This is a more stringent definition of the below cut. By this definition the Delmonico steak is the first cut (nearest the chuck or front end) of the boneless rib-eye, which tends to have better marbling and therefore better flavor than the cuts after it.
Any Bone-in Rib Steak IMPS/NAMP 1103
Simply stated, any bone-in steak which is cut from the rib primal. Many butchers say that a "Rib Steak" and a "Rib-eye Steak" are the same thing except that the "Rib-eye Steak" is bone-in while the "Rib Steak" is bone-out. Others state that there is a greater difference between these two cuts, and that a "rib-eye" steak is among the steaks cut from the chuck end (anterior) where the eye of the rib primal is evident, whereas a "rib steak" is cut from the posterior end of the rib roast and has a texture closer to that of a sirloin.
Any Bone-in Rib-eye Steak IMPS/NAMP 1103
Emeril Lagasse has started several Delmonico Restaurants in various cities and he refers to the Delmonico Steak as a bone-in rib-eye steak. Check-out his recipe for Delmonico's Dry Aged Rib-Eyes.
Any Boneless Rib-eye Steak IMPS/NAMP 1112/1112A
|"Delmonico" is a fancy name for ribeye. You'll find the word Delmonico more commonly in the Northeast (the original Delmonico's Restaurant was in NYC); ribeye is the label of choice in the Southeast.|
And Barbecuen says that:
|a Delmonico steak is the same as the Rib Steak less the bone.|
First Bone-in Top Loin Steak From IMPS/NAMP 175
This cut is also referred to as a Club Steak. It is the first steak cut from the bone-in top loin next to the rib section. It is triangular in shape and is smaller than a T-bone.
Any Bone-in Top Loin Steak From IMPS/NAMP 175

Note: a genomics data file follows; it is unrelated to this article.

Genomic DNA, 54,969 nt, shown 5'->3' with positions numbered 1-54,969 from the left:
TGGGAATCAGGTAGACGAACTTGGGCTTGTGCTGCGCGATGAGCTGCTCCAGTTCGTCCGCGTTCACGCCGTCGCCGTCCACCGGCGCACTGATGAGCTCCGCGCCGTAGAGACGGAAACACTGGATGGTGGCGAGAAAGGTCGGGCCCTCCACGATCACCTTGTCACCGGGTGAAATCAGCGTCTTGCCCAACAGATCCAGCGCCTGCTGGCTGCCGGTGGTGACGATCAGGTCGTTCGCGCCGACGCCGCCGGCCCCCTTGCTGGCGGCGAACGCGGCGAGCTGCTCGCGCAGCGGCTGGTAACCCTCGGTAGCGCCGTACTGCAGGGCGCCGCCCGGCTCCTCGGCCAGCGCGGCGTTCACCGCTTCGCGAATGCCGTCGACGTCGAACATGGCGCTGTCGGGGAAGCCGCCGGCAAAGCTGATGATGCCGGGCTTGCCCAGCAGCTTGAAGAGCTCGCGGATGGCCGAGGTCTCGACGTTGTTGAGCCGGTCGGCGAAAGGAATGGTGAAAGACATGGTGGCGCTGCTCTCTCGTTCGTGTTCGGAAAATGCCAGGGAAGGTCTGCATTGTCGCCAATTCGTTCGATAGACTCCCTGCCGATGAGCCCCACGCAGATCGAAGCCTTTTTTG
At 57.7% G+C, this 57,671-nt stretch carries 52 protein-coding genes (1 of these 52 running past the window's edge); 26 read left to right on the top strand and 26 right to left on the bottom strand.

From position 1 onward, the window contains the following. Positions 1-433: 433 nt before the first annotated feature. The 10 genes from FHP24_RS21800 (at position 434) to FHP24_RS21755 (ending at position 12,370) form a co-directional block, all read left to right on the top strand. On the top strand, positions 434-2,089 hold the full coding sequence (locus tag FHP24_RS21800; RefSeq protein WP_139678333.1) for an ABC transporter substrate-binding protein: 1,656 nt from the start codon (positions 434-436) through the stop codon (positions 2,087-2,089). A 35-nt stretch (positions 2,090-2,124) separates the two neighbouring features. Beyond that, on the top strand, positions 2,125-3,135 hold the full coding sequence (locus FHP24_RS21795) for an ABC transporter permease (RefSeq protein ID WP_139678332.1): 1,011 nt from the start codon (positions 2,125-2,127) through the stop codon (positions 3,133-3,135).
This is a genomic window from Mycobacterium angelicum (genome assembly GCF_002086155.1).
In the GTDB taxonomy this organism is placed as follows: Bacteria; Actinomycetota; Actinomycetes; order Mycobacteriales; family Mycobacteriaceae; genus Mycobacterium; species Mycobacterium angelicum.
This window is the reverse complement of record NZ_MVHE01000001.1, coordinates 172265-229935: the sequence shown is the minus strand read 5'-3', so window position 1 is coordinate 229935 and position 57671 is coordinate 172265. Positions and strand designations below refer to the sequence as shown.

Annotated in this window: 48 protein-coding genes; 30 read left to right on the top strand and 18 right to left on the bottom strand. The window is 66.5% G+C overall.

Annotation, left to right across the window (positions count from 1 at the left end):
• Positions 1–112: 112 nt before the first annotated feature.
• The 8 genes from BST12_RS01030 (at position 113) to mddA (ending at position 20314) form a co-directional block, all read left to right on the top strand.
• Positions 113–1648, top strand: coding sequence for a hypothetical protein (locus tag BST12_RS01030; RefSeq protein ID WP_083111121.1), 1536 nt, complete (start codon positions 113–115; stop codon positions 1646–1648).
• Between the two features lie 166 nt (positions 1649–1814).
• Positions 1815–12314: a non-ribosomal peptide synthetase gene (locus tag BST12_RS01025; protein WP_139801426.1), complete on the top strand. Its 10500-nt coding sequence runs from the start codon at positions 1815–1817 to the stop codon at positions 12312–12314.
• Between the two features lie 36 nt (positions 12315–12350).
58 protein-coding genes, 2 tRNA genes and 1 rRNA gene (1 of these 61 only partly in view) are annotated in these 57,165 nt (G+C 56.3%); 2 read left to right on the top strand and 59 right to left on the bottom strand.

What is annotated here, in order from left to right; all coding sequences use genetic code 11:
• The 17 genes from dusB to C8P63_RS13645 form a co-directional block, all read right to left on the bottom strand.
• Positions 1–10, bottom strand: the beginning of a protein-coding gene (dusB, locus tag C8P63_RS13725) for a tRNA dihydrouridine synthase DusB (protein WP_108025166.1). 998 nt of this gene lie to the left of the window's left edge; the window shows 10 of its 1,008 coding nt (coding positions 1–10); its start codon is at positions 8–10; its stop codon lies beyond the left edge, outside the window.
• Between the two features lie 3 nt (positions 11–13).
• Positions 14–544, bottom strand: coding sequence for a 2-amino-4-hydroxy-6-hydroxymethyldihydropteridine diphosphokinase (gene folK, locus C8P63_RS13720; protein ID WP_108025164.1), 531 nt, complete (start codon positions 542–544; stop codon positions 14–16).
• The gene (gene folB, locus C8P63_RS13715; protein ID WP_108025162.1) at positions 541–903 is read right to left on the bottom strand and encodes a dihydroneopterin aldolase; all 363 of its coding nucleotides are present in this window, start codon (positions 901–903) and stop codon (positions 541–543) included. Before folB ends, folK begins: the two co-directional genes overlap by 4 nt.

This version is essentially a bone-in New York Strip. Other similar cuts include: Strip Steak, Sirloin Strip, Chip Club Steak, Country Club Steak, Shell Steak, Club Steak
Any Boneless Top Loin Steak From IMPS/NAMP 180
Same as above except boneless. Other similar cuts include: Strip Steak, Kansas City Steak, Ambassador Steak, Boneless Club Steak.
A Boneless, Dry-aged Prime Top Sirloin Steak From IMPS/NAMP 184A
Of all the cuts listed, this one is most likely the true original Delmonico Steak served at the original Delmonico's in the mid 1800s. According to recipes by the two original chef de cuisines, Alessandro Filippini and Charles Ranhofer, it is apparent that they used a boneless top sirloin. Additionally, it had the reputation of being the very best steak available so one can assume that it was a dry-aged steak, especially during that time in history.
Alessandro Filippini wrote The Table and The International Cook Book, both of which were geared towards the home cook. Ranhofer wrote The Epicurean, which was geared towards the professional chef. You can find their original recipes for the Delmonico Steak in their books.
For a thorough exploration of the original Delmonico Steak see an article by Joe O'Connell on Steak Perfection's website.
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Delmonico Steak From The Chuck IMPS/NAMP 116D